7 Steps to Customer Loyalty in eCommerce

Once upon a time it used to be the case that if you wanted to buy something then you shopped around in the town that you live in or visited the nearest city to access the most competitive prices. The world has changed though and with the rise in internet usage and then the dawn of social media, retailers are playing in an arena in which competitors are never more than a click away.

The modern consumer is savvy, discerning and always has an eye on both quality of product and service, making it a difficult job for retail sites to stand out, especially with the likes of Amazon and eBay out there. However, some customers are also capable of incredible loyalty when they find a brand they like and are even capable of being brand advocates, spreading the word about your online store far and wide.

So what do you have to do to ensure that you build a loyal customer base who keep coming back for more of your lovely products? Certainly it’s not easy in such a hugely competitive online marketplace, but with some clever branding, good use of social media and other channels and a clear plan, it’s certainly achievable.


1. Build Out Your Brand

Firstly, for all ecommerce sites, it’s essential that you present a strong, recognizable brand that immediately gives your visitors a sense of what you do. This should remain consistent across all online platforms such as social media and should adhere to the following:

Colours used should be strong and consistent and ideally say something about your brand. You can and should use colour psychology to help to get your brand message across.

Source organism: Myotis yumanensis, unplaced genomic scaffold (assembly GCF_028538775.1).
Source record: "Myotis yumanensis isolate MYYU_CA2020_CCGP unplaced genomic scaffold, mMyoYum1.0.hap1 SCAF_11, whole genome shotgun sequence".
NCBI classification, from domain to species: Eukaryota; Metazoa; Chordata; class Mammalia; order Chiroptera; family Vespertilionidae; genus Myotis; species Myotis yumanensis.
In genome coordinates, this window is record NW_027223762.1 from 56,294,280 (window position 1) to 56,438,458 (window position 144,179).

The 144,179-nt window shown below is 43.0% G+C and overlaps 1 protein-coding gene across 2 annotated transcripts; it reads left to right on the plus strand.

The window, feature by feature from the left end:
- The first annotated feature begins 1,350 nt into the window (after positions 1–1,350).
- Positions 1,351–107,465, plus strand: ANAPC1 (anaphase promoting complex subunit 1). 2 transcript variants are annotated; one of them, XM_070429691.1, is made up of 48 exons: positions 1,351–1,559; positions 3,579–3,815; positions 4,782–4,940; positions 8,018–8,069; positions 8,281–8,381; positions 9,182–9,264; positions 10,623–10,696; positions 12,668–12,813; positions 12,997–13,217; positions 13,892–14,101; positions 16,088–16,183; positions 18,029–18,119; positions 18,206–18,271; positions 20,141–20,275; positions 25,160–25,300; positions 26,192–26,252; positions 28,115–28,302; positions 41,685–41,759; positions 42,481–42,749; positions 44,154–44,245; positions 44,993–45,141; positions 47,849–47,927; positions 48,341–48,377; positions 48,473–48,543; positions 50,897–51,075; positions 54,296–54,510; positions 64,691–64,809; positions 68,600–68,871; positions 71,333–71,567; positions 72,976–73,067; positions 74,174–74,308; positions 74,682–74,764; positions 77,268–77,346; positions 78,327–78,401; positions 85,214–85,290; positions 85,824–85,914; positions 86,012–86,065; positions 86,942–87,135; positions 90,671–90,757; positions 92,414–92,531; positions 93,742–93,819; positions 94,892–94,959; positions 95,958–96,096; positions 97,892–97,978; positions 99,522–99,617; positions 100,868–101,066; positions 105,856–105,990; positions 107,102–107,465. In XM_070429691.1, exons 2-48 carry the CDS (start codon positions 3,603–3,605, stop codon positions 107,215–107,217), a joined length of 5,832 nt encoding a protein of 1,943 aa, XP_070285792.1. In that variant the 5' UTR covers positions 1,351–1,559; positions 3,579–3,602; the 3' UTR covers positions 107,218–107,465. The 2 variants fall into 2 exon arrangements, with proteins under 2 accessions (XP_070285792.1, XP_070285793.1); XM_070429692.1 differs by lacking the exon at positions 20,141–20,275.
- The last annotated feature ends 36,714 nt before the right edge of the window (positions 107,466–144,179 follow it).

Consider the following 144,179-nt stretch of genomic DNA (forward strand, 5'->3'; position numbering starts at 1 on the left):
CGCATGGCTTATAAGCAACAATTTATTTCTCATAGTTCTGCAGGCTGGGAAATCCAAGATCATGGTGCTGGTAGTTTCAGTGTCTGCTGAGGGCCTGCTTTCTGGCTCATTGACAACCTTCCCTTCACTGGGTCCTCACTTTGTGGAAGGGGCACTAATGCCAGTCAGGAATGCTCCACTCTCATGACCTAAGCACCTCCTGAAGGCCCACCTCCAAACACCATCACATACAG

Logos and artwork should similarly be used everywhere you have an online presence and again, should really reflect what your brand’s philosophy is all about.

Tone of voice is incredibly important. When planning out your site and strategy, you should aim for a friendly tone which isn’t patronising. Since social media really took off, this has become more important than ever – consumers expect to be spoken to and be treated as individuals, by individuals; as such leave the stuffy corporate terminology where it belongs – firmly in the past.

Brand personas are helpful for all of the above. Give your brand a personality, make it into almost a living, breathing thing and people will connect with it better.

Buyer personas should also be developed so that you can adjust tone etc. to suit the target demographic; you’re naturally going to address an audience made up of retirees differently than you would that made up of teenagers, for example.

This all holds true whatever business you’re in, but especially so for ecommerce sites as when consumers are spending money, they want an immediate sense that your site can be trusted.


2. Social Media and Ecommerce

Social media has changed the way that we do business forever. It demands that etailers talk to consumers on a more personal level than ever before. If a company messes up on social, it’s very easy for it to go viral and damage a brand beyond all recognition, but it can also give the company that deals with complaints and problems correctly a huge boost. It’s common for even the biggest brands to get things wrong when it comes to social and usually, the internet has a collective laugh at the brand’s expense. Don’t become a statistic, learn how to use social media properly, especially when it comes to customer service, if you want to boost customer loyalty.

One mistake I see being made all the time (and which makes me cringe at every single one of them) is social media reps parroting the same line over and over again. Often it’s clear that the person managing the account hasn’t really the authority to act and just offers the suggestion that the customer contact customer service contact centre. This frustrates customers and is almost guaranteed to ensure that they not only never visit your site again, but tell all of their friends too.

Social media is a powerful form of WOM (word of mouth) marketing and as such, you should protect your reputation at all costs.

Never:

  • Delete complaints made on social media – it looks as if you have something to hide
  • Argue with customers, on social media they are always right (aside from trolls, see below)
  • Engage with trolls or abuse. You can defend your position if the abuse is a complaint but don’t take personal insults or bad language. Often you’ll be surprised how many followers will actually defend your company for you.